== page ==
The whole poem is quite different and — dare I say?
The ostensible reason for that was that Henry started to use the royal arms of Edward the Confessor in his coat of arms, which was a provocation, taking into account that the Norfolks were descendants of the kings of England and this act could indicate they would like to become them.
With spring, adds Howard in a fine paradoxical touch, every care decays — and yet my sorrow springs.
I just have to add that Petrarch makes clear that his sorrow is caused by the death of his beloved, but Surrey leaves this ambiguous. We have no proofs, of course.
Henry Howard Sonnet 8 [Set me where as the sun doth parch the green] Set me where as the sun doth parch the green, Or where his beams do not dissolve the ice; In temperate heat where he is felt and seen; With proud people, in presence sad and wise; Set me in base, or yet in high degree, In the long night, or in the shortest day, In clear weather, or where mists thickest be, In lost youth, or when my hairs be grey; Set me in earth, in heaven, or yet in hell, In hill, in dale, or in the foaming flood; Thrall, or at large, alive where so I dwell, Sick, or in health, in ill fame or good: Yours will I be, and with that only thought Comfort myself when that my hope is nought.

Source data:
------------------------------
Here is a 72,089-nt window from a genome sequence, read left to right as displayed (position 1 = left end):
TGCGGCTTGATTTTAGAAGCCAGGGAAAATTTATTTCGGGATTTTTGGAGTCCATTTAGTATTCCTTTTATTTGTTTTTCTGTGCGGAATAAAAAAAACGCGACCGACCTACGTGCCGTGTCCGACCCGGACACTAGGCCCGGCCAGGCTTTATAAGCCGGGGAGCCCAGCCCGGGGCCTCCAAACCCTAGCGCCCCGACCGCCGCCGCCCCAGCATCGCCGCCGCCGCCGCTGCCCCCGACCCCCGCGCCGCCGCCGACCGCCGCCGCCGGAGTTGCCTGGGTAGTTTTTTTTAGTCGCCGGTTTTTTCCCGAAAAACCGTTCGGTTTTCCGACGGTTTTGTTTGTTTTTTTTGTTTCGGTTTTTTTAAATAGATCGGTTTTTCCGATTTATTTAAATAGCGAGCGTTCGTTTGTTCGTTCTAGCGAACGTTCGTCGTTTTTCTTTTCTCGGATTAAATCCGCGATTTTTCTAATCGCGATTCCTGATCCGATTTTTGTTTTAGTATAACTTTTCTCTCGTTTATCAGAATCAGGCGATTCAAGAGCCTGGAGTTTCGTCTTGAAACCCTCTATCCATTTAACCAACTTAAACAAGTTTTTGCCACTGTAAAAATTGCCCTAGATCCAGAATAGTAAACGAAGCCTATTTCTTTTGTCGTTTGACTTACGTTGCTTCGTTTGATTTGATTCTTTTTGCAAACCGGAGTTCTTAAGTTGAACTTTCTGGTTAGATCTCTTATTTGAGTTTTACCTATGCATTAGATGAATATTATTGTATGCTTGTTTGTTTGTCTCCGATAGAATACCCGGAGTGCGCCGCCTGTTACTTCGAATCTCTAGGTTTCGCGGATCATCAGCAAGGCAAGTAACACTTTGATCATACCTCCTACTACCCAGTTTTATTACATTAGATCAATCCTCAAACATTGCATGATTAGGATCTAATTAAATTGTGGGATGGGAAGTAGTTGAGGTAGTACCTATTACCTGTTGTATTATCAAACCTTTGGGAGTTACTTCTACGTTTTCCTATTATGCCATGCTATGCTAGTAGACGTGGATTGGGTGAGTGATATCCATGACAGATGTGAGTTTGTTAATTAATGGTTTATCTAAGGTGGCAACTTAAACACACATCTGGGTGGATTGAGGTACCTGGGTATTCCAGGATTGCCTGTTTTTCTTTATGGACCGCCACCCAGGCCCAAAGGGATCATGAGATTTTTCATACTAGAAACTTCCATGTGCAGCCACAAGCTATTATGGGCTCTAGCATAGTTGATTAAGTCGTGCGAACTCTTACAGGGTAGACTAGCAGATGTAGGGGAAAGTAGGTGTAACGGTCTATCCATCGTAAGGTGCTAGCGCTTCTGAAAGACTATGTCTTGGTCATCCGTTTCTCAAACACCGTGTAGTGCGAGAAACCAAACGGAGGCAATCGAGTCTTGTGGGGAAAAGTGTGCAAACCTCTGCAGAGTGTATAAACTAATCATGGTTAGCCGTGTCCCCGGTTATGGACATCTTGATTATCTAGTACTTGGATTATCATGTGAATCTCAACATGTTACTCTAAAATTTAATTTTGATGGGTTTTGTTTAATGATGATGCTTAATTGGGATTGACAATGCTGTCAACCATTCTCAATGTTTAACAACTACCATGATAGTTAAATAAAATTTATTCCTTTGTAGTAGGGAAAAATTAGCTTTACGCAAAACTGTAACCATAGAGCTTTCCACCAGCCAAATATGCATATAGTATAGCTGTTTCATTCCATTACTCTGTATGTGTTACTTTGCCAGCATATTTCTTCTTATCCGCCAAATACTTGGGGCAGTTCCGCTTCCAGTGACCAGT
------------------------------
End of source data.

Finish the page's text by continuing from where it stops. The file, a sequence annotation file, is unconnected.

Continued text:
He also introduced blank verse, that is unrhymed iambic pentameter ten syllables in a line, every second syllable stressed which was going to become the fundamental verse form in much of English poetry and drama — Shakespeare, Milton and so on.
For my sweet thoughts sometime do pleasure bring, But by and by the cause of my disease Gives me a pang that inwardly doth sting, When that I think what grief it is again To live and lack the thing should rid my pain.
The editor of the NAEL write intriguingly that Howard was not particularly good at traditional love poetry, but his most emotional poems are the ones addressed to his male friends or those in which he impersonates a woman yearning for her lover, so… could he be gay or bi?